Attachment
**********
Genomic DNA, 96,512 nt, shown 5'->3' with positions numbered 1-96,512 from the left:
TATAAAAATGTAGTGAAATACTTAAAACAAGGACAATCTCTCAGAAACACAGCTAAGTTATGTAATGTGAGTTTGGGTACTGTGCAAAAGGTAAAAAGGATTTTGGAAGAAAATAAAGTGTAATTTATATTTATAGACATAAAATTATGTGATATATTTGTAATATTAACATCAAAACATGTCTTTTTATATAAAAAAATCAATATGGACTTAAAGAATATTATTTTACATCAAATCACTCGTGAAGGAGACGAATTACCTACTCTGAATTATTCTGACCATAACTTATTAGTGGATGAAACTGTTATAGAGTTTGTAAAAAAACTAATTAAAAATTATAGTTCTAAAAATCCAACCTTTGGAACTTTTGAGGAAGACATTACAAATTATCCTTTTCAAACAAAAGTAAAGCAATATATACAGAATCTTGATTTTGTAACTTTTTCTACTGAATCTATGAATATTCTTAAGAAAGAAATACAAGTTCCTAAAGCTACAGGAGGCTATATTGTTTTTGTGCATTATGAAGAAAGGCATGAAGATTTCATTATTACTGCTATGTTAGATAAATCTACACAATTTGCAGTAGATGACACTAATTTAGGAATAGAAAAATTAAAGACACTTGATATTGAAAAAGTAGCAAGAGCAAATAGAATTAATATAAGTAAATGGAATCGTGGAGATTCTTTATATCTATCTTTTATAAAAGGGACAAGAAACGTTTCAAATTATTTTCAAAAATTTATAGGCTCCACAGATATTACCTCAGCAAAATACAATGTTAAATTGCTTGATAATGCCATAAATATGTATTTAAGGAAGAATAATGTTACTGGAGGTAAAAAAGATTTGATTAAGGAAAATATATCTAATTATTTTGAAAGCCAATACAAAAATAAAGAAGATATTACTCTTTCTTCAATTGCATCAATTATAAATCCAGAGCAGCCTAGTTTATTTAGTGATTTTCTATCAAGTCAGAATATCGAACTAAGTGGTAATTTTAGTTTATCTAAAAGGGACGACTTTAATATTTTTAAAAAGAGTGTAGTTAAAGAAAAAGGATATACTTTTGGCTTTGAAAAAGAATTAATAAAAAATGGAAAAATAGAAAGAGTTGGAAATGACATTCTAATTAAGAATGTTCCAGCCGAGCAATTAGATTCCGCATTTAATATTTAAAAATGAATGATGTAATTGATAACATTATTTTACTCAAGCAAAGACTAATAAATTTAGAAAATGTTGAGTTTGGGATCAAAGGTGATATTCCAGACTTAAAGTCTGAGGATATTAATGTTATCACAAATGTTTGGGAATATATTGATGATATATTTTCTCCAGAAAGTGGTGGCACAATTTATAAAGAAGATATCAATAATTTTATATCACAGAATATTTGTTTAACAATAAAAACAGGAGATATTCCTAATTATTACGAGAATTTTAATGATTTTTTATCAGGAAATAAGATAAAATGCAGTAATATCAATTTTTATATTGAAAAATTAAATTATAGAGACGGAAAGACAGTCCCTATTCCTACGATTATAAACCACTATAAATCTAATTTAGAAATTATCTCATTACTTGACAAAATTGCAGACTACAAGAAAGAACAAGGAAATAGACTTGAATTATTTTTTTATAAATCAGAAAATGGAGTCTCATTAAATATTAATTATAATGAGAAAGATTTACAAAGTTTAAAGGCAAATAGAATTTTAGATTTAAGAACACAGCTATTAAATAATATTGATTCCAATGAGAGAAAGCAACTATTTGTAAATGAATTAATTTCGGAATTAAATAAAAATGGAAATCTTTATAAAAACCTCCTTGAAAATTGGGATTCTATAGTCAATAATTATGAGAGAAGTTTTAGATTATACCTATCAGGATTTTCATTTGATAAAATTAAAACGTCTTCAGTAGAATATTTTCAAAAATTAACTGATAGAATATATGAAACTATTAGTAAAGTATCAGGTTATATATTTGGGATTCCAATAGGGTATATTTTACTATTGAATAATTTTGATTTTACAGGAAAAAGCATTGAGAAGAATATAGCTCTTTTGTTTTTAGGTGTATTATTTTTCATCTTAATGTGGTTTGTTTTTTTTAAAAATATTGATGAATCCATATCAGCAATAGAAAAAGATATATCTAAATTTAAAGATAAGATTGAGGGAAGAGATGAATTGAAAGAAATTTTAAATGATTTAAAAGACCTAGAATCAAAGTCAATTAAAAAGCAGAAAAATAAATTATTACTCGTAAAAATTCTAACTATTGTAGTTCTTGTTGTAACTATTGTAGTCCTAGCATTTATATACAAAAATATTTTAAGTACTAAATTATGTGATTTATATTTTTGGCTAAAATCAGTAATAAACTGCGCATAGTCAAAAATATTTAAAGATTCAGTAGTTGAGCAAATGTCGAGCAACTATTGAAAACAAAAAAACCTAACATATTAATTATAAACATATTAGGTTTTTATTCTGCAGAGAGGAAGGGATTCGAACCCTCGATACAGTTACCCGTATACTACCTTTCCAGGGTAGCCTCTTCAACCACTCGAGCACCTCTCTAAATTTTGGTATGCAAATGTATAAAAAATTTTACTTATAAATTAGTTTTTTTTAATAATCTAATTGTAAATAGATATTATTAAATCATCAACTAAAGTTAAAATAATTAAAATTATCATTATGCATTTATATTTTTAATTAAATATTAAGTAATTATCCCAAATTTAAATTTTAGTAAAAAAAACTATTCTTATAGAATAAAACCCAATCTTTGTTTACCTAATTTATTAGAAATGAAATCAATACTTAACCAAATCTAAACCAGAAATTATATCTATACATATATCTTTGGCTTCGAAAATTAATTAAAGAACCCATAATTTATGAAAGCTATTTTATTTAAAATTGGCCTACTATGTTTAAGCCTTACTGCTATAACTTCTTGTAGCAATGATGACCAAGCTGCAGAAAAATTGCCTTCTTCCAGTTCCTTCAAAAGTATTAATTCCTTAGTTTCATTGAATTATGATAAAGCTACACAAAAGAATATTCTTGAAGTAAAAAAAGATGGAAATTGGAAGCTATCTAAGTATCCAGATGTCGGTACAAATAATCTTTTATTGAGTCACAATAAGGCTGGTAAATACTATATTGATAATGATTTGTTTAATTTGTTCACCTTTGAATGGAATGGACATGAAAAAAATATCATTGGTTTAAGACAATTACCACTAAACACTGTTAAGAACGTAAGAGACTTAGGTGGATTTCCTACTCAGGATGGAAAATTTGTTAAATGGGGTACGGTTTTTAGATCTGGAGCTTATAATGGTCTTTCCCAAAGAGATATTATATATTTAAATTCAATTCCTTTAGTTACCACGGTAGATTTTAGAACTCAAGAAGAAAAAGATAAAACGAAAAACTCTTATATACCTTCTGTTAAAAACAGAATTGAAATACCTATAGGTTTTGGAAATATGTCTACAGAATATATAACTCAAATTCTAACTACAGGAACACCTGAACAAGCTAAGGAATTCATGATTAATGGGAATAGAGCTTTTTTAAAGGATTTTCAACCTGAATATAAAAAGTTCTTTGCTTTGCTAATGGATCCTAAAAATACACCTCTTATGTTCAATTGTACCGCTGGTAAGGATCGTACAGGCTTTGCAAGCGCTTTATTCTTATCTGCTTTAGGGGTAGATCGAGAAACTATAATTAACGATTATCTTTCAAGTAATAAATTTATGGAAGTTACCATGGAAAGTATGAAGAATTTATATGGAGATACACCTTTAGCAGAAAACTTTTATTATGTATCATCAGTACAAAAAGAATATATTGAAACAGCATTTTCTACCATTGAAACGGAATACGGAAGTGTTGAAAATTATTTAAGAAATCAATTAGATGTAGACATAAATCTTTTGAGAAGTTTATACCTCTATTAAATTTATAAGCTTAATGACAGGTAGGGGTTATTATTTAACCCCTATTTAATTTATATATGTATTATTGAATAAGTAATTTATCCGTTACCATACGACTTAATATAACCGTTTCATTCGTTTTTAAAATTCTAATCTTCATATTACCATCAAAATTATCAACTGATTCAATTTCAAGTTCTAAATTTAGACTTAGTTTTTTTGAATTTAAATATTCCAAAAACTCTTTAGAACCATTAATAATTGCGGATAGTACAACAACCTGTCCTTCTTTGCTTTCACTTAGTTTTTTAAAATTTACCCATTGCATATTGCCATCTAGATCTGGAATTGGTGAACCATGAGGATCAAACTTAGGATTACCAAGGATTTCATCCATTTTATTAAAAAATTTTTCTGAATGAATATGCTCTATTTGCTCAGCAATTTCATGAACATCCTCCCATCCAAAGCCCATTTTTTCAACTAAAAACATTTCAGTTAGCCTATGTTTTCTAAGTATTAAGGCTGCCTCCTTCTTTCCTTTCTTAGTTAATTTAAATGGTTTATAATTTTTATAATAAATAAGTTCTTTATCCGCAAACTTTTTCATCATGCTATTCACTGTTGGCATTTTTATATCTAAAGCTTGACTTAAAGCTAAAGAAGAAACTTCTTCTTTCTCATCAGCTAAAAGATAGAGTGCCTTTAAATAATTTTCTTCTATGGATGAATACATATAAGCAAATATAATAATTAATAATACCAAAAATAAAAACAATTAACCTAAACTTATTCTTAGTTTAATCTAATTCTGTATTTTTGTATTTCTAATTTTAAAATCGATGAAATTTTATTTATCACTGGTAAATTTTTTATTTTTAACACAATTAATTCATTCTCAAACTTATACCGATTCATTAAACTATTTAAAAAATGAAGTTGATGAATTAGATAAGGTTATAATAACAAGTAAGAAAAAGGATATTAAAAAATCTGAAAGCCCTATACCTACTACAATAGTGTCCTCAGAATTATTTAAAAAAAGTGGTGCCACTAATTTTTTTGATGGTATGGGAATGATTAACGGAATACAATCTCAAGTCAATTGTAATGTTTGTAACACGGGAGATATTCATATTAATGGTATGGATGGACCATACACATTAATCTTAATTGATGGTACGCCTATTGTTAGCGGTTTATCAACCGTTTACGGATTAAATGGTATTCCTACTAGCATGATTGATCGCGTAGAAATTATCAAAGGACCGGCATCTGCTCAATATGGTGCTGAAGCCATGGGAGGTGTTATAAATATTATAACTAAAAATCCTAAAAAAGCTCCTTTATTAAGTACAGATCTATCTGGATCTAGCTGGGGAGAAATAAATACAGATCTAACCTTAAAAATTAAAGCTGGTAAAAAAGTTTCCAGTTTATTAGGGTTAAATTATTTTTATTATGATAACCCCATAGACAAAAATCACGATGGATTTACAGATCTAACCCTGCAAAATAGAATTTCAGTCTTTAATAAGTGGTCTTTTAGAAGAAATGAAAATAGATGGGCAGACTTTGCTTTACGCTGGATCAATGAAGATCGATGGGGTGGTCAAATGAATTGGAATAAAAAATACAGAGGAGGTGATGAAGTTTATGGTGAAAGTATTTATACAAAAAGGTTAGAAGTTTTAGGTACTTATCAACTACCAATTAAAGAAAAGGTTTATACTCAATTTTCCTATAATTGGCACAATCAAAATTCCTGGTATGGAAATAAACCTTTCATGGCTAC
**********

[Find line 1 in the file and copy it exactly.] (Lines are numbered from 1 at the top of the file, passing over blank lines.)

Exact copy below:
Genomic DNA, 96,512 nt, shown 5'->3' with positions numbered 1-96,512 from the left: